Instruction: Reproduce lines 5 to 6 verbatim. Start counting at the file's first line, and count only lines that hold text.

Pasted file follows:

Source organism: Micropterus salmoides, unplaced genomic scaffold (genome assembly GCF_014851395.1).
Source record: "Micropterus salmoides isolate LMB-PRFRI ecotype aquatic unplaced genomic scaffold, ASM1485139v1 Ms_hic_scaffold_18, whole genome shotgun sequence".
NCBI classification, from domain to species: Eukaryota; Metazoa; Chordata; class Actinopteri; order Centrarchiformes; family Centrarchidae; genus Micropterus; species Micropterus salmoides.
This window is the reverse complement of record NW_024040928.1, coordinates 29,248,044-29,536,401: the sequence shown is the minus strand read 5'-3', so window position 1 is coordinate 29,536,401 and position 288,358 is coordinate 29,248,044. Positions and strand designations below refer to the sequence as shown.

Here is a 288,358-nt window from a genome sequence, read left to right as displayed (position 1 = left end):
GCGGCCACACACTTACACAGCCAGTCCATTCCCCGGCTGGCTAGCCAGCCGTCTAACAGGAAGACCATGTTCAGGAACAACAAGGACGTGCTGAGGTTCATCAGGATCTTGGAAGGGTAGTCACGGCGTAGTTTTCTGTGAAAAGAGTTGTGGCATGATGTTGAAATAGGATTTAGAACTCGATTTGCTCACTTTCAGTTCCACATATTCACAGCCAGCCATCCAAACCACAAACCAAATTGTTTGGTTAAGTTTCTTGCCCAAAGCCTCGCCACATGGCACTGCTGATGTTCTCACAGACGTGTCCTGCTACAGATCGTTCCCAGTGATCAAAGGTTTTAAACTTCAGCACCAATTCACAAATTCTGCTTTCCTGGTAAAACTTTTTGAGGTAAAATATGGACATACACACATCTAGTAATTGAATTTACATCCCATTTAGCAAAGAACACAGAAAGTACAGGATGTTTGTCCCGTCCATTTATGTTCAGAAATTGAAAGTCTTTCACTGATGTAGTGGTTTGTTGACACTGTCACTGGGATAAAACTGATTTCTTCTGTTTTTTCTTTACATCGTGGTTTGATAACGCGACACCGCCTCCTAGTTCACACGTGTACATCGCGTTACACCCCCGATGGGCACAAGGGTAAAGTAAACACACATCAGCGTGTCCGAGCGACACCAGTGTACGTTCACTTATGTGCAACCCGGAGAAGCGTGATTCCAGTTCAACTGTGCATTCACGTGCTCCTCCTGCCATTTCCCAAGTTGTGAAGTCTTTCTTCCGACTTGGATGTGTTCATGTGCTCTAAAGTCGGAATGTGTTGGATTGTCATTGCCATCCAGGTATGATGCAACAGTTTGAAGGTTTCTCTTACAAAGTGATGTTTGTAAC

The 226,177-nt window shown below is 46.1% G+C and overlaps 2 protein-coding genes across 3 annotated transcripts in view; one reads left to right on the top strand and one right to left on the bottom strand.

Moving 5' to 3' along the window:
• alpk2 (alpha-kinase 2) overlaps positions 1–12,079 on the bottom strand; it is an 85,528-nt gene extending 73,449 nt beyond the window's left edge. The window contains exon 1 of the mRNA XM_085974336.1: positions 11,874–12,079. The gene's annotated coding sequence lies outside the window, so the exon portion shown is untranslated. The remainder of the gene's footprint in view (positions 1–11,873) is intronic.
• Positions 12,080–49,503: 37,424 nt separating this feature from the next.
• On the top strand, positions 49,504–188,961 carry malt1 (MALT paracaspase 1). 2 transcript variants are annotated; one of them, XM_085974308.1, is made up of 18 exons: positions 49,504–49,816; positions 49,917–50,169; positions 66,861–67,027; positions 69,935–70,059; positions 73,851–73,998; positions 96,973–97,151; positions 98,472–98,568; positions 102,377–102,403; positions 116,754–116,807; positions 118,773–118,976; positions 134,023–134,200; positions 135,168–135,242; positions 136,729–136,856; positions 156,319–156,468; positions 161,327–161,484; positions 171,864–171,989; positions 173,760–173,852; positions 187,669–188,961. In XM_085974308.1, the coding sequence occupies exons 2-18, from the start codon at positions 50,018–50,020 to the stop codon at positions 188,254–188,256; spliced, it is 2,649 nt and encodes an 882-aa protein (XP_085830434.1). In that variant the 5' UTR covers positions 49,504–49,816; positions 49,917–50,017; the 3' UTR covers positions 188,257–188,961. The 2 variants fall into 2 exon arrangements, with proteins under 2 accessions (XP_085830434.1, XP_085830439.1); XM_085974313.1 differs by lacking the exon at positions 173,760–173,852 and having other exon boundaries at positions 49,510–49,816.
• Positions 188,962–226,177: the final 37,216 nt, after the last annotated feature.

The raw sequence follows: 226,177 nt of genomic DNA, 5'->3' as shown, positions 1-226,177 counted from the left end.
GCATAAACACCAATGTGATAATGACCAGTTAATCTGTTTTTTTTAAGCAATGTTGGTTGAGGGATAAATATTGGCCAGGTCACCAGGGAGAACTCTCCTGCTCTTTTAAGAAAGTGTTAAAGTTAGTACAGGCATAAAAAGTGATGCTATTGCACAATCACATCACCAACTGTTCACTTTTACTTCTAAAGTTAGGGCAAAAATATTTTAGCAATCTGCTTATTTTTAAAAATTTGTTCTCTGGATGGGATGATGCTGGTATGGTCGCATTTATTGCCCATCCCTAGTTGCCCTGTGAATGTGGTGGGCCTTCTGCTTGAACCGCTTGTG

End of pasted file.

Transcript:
Here is a 288,358-nt window from a genome sequence, read left to right as displayed (position 1 = left end):
GCGGCCACACACTTACACAGCCAGTCCATTCCCCGGCTGGCTAGCCAGCCGTCTAACAGGAAGACCATGTTCAGGAACAACAAGGACGTGCTGAGGTTCATCAGGATCTTGGAAGGGTAGTCACGGCGTAGTTTTCTGTGAAAAGAGTTGTGGCATGATGTTGAAATAGGATTTAGAACTCGATTTGCTCACTTTCAGTTCCACATATTCACAGCCAGCCATCCAAACCACAAACCAAATTGTTTGGTTAAGTTTCTTGCCCAAAGCCTCGCCACATGGCACTGCTGATGTTCTCACAGACGTGTCCTGCTACAGATCGTTCCCAGTGATCAAAGGTTTTAAACTTCAGCACCAATTCACAAATTCTGCTTTCCTGGTAAAACTTTTTGAGGTAAAATATGGACATACACACATCTAGTAATTGAATTTACATCCCATTTAGCAAAGAACACAGAAAGTACAGGATGTTTGTCCCGTCCATTTATGTTCAGAAATTGAAAGTCTTTCACTGATGTAGTGGTTTGTTGACACTGTCACTGGGATAAAACTGATTTCTTCTGTTTTTTCTTTACATCGTGGTTTGATAACGCGACACCGCCTCCTAGTTCACACGTGTACATCGCGTTACACCCCCGATGGGCACAAGGGTAAAGTAAACACACATCAGCGTGTCCGAGCGACACCAGTGTACGTTCACTTATGTGCAACCCGGAGAAGCGTGATTCCAGTTCAACTGTGCATTCACGTGCTCCTCCTGCCATTTCCCAAGTTGTGAAGTCTTTCTTCCGACTTGGATGTGTTCATGTGCTCTAAAGTCGGAATGTGTTGGATTGTCATTGCCATCCAGGTATGATGCAACAGTTTGAAGGTTTCTCTTACAAAGTGATGTTTGTAAC